When addressing water quality and watershed improvements it is important to start by looking at the watershed—the land area that drains to a waterbody whether it be a river, lake, or ocean. Watersheds come in different scales, from the hlwd-watershed-map-blog-graphic-01Mississippi River that spans 33 states, to the much smaller Heron Lake watershed in southwestern Minnesota. Though small, these watersheds have a mighty story to tell in how to effectively improve water quality and restore habitat in a rural landscape.

Why Watersheds Matter

Watersheds matter because of the value they provide to surface and ground water, and wildlife habitat. For example, Heron Lake, a large prairie pothole wetland, was once critical migratory habitat for waterfowl and shorebirds. However, excessive nutrients promoted the growth of invasive species, which in turn reduced the amount of wild celery, a key source of food for Canvasbacks and other species of ducks. However, this important habitat’s population numbers are a fraction of their historic totals.

The story doesn’t end there though. Together, the Heron Lake Watershed District (HLWD) and ISG are working with rural landowners and other local partners to implement projects throughout the watershed that will have a meaningful impact on water quality in South Heron Lake. Strategic investments in these smaller watersheds can lead to big changes for larger systems like the Mississippi River and Gulf of Mexico.

Partnerships Make It Happen

Major efforts require collaboration among a variety of public and private stakeholders to be successful. The HLWD in southern Minnesota has a robust history of implementing successful improvement projects made possible through strong partnerships and a mix of public and private funds and grants.

Together with stakeholders, watershed districts in rural settings like Heron Lake work to accomplish key water quality goals through a variety of projects. For HLWD, these include:

  • Restoring wetlands
  • Re-establishing and enhancing native habitat
  • Alleviating erosion through streambank restoration
  • Reducing flooding by incorporating practices that reduce peak flows

ISG has supported HLWD in building consensus with stakeholders, designing repairs and improvements, and raising funding necessary to implement these multi-benefit solutions on a watershed scale.  To address identified water quality goals, HLWD develops a phased approach and implementation plans that target specific areas and practices to produce measurable results.  Currently, HLWD is targeting water quality in South Heron Lake with the following strategies and best management practices:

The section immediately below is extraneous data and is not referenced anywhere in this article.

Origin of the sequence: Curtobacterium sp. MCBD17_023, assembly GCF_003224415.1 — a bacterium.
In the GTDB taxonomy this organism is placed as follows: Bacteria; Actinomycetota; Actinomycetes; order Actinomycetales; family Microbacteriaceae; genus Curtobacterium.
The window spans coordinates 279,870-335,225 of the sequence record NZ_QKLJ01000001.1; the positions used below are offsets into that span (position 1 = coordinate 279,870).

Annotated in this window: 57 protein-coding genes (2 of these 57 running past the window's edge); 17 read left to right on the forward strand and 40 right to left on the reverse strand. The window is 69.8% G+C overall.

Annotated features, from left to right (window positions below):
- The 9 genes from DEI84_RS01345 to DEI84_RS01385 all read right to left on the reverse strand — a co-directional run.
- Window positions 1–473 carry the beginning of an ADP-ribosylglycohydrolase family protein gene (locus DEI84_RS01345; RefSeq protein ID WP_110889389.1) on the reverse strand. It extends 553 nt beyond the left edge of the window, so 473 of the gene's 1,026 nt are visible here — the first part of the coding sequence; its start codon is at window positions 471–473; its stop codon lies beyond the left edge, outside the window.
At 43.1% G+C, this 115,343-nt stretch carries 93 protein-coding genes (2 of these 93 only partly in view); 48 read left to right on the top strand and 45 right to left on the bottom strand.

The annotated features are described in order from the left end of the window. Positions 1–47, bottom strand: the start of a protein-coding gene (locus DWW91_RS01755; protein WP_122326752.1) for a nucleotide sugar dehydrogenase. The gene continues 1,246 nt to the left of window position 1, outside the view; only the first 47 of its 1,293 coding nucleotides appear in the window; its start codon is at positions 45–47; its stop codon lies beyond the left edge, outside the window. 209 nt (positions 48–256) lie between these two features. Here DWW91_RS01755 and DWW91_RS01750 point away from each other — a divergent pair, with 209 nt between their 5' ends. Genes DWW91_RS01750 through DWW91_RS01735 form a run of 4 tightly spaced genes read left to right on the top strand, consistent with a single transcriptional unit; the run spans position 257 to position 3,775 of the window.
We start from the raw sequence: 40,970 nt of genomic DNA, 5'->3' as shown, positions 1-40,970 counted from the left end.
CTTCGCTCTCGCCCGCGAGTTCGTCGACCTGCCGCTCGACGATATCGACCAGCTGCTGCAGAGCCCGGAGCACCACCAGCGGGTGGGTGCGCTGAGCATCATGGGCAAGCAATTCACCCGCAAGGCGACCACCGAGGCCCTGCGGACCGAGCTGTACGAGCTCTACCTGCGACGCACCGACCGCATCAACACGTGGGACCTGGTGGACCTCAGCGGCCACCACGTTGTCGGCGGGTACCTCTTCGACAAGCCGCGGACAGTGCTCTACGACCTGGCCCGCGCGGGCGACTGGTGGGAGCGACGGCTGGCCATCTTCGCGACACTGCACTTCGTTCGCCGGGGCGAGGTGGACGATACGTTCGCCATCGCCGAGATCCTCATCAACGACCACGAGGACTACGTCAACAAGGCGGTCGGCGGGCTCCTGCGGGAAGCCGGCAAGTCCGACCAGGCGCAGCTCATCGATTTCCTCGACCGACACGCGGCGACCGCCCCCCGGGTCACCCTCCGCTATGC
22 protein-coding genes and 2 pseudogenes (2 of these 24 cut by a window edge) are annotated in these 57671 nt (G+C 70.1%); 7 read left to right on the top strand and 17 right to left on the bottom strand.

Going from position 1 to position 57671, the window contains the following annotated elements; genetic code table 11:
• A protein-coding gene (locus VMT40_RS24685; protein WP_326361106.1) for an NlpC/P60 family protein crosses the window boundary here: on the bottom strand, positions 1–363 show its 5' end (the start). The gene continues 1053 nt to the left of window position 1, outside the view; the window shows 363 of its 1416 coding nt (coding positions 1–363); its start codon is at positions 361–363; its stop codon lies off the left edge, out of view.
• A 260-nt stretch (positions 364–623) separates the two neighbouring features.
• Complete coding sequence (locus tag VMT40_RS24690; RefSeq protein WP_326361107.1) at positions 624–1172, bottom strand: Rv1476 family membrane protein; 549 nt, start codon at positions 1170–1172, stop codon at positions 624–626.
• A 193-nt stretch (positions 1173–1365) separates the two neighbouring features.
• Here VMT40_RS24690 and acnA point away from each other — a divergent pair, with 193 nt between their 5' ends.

hlwd-phase-1-implementation-plan-blog-graphic

 

HLWD Phase 1 Highlights:

Streambank restoration and stabilization

2 wetlands

9 alternative side inlets

 

 

hlwd-phase-2-implementation-plan-blog-graphic

HLWD Phase 2 Highlights:

11 water and sediment control basins (WASCOBs)

10 acre wetland restoration

Improved wildlife habitat

Flood protection by reducing peak flows

 

Funding Makes It Possible

Most watershed districts have their own funding authority with landowners covering repair costs, while grant funding is utilized for improvement-related costs that enhance water quality and the habitat. Plus, they collaborate with other agencies to make local funds go as far as possible.

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“The HLWD is very excited to have been awarded grants to install wetland restorations, alternative side inlets, and water and sedent control basins for landowners within the Jackson County Judicial Ditch (JD) 19 and JD 3 watersheds.” – Jan Voit, HLWD District Administrator

Providing grants for water quality improvements, above and beyond what the landowners provide for repairs, makes these projects much more achievable. Backed by strong partnerships and adequate funding, watershed advocates are better equipped to make a big difference in water quality.

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Staci Williams

Meet Staci Williams

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